For a short minute she is at the center of the stage, with all of her friends sitting nearby and watching. The mood created by the wonderful group of assistants is one of respect and privacy, although we are in the middle of a refugee camp filled with boys running around and men curious to know the purpose of the work.

She sat for at least an hour before her chance came, and was overjoyed even as her time in front of the lens lasted less than three minutes. She, like her friends, asked for nothing. To be there and to experience such humility and love is an indescribable honor. Here is a young stranger to me, yet she looks at me through the lens like she has known me her entire life.

The reality is that my eyes may never see her again, but her features are etched permanently into my memory. I will always remember arriving early in the afternoon, walking up and down the small road looking for a good spot, being told that the lush side happens to be private property, and that the more arid land belongs to the refugees at the moment. 

I remember asking the adults to tell the children that we will begin in an hour and then watching the children run our way immediately. I remember the feeling inside as four dozen or so girls sat next to me, and the expressions of wonder on each of their faces. I remember feeling like the luckiest person on this earth, and hoping that the images will produce justice on their behalf.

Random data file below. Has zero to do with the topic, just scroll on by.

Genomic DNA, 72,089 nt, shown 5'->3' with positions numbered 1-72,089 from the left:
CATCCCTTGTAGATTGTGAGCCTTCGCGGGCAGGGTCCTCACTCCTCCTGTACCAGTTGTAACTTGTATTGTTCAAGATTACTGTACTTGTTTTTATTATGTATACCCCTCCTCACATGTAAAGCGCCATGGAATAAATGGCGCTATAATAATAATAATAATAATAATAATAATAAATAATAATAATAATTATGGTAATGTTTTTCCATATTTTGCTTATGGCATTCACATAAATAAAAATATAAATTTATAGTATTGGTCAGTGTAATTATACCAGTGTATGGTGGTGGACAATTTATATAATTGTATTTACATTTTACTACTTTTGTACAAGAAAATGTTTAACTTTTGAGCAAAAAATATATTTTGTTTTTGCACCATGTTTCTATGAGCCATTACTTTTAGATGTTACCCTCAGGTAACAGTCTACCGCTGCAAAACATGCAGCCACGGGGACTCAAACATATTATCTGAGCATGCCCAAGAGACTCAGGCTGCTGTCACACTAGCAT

Etched are also the smells of the camp, the remoteness and its associated hardship… the lack of sanitation and toilets, as well as the knowledge that these children will be sleeping without beds nor blankets while we are provided both at our host's home in the evening. 

This young girl's expression brings it all flooding back.

Note: This image was made with a Sony RX100M2, edited for size and contrast only.

Monday, February 24, 2014

Girl + Refugee, Camp, Muzaffarnagar Violence, Uttar Pradesh, India, November 30, 2013

On November 30 of last year her portrait was made one early morning. She was living in a camp constructed for the refugees of the recent violence in the state of Uttar Pradesh, India. Her family had been uprooted from its home and forced to travel to a safer region where they have been given a plot of land to rebuild their lives.

The people in the camps reside in a various assortment of homes, from simple fabric tents to humble one-room homes made from mud and bricks. Anything more than this is truly a luxury. Some of the camps have a public bathroom and a water well, but many lack one or perhaps even both. The girls and women are forced to wait for the cover of darkness in order to relieve themselves, rather than risk the discomfort of doing so in public view.

When we arrived my eyes were overwhelmed by the number of children; they were everywhere and all so vibrant. Each face was as beautiful as the next, and held a reservoir of emotions unfit for any population and much less so for the youth. This was our last day in the camps and this was our last community to photograph. More than fifty or so girls waited an hour or more for their chance to be photographed, and I did my best to provide them with the chance to express themselves on film.